7) The Neurobiology of Trauma: Understanding Victim Behavior: Olga Trujillo
In this workshop Olga will combine her lived experience of violence with the science behind the impact of trauma and violence on the brain to help attendees explore how they may enhance their trauma-informed responses. This interactive workshop that will examine the struggle that criminal justice professionals face in handling domestic violence, sexual assault and child abuse cases and explore efforts to improve their ability to investigate these cases and assess credibility.
8) Prevalence and Characteristics of Intimate Partner Rape (IPR) Among Domestic Violence and Sexual Offenders, Part 1 of 2: Merve Davies
Based on the research attention to Intimate Partner Rape (IPR), it appears that it is thought IPR occurs infrequently in domestic violence situations. Clinicians have observed that many offenders participating in treatment for domestic violence or sexual offenses often engage in similar acts of interpersonal violence. Specifically, domestic violence offenders also sexually assault their partners and sexual offenders have engaged in acts of physical violence.
In 2009, Davies and Simons examined the prevalence of and attitudes toward intimate partner rape among offenders who have been convicted of domestic violence, rape and child sexual abuse. Their discoveries unveil several disturbing findings about the prevalence of IPR. While criminal justice programs are aware of these behaviors, they do little to prevent IPR. Domestic violence has a long history of being viewed as nuisance cases and offenders not being dangerous. This workshop will challenge beliefs, demonstrate the cross-over between domestic violence and sex crimes, and offer suggestions for how to engage a better systematic response to this serious problem.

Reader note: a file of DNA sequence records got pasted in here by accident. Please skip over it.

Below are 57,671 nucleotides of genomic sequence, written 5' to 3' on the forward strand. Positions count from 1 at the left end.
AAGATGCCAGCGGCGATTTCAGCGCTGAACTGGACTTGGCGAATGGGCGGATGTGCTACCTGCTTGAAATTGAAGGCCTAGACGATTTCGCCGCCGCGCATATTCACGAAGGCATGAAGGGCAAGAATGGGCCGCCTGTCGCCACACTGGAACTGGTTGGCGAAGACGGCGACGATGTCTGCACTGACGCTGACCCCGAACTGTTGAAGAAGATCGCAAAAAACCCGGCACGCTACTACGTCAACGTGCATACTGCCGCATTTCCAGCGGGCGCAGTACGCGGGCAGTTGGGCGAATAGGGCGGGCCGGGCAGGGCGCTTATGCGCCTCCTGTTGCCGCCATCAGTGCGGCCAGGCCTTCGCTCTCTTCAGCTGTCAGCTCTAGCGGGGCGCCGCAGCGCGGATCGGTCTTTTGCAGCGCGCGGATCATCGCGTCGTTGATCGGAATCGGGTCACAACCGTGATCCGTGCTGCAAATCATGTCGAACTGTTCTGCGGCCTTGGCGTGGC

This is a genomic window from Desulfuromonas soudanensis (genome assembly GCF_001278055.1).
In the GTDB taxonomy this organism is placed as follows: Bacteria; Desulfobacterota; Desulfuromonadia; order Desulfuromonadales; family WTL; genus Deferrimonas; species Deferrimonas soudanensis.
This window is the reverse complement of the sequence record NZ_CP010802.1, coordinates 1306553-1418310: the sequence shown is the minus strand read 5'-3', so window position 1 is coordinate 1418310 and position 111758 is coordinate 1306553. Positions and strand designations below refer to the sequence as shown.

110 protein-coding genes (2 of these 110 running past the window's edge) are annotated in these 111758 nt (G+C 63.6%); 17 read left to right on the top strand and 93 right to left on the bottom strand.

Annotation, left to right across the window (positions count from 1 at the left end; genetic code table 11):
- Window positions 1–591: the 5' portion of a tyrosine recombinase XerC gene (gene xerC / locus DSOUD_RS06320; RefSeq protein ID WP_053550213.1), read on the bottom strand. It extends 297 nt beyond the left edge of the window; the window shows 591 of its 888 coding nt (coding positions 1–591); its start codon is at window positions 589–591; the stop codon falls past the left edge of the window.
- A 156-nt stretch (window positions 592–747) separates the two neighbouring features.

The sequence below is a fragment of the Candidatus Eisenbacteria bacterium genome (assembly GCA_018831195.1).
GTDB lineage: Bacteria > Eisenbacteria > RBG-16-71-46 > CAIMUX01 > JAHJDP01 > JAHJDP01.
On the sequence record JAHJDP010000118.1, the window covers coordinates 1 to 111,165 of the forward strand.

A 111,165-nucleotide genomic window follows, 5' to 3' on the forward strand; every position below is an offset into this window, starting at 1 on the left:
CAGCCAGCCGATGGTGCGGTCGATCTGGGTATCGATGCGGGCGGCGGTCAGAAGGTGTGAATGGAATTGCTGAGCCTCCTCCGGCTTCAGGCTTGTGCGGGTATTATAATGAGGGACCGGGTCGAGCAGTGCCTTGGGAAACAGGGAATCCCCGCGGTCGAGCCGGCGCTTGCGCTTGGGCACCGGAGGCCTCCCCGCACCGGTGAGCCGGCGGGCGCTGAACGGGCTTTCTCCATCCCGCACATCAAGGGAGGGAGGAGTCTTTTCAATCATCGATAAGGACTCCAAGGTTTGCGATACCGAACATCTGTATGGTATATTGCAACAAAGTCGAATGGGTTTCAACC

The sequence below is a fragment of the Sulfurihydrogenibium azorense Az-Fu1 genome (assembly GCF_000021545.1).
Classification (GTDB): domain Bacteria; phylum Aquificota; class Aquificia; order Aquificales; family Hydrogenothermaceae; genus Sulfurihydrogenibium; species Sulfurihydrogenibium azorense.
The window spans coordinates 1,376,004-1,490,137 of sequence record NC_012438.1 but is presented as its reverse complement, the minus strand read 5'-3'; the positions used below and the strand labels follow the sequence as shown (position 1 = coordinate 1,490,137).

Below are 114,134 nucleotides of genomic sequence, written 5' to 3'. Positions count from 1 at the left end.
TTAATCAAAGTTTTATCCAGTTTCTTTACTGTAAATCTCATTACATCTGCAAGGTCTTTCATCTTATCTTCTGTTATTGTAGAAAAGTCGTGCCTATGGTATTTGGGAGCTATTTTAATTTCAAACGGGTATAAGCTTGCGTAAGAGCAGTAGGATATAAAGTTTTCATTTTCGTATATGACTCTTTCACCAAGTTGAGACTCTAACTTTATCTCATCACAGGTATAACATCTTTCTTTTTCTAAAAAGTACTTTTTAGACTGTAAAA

9) Intimate Partner Violence and Co-Occurring Substance Use Disorders: Vanessa Kissinger and Tim Gregory, Progress Valley
Many episodes of Intimate Partner Violence (IPV) involve substance use. High levels of substance use increase the likelihood and severity of physical violence. This workshop will review data on the prevalence of substance use in IPV, the importance of substance use treatment in addressing violence, and discuss substance use treatment services available in Minnesota and how to access them.
Friday, November 9
Workshop Block 4
10:45 am-12:15 pm
10) Health Care after Violence: Olga Trujillo
Taking care of your health can be a challenge for any woman. A woman who has experienced violence may find caring for her health even more complicated. Many survivors of violence find it almost impossible to go to the doctor, dentist or other specialists. They may experience difficulties with the power imbalance, with being physically vulnerable, with the clinical setting or with the acts of treatment themselves.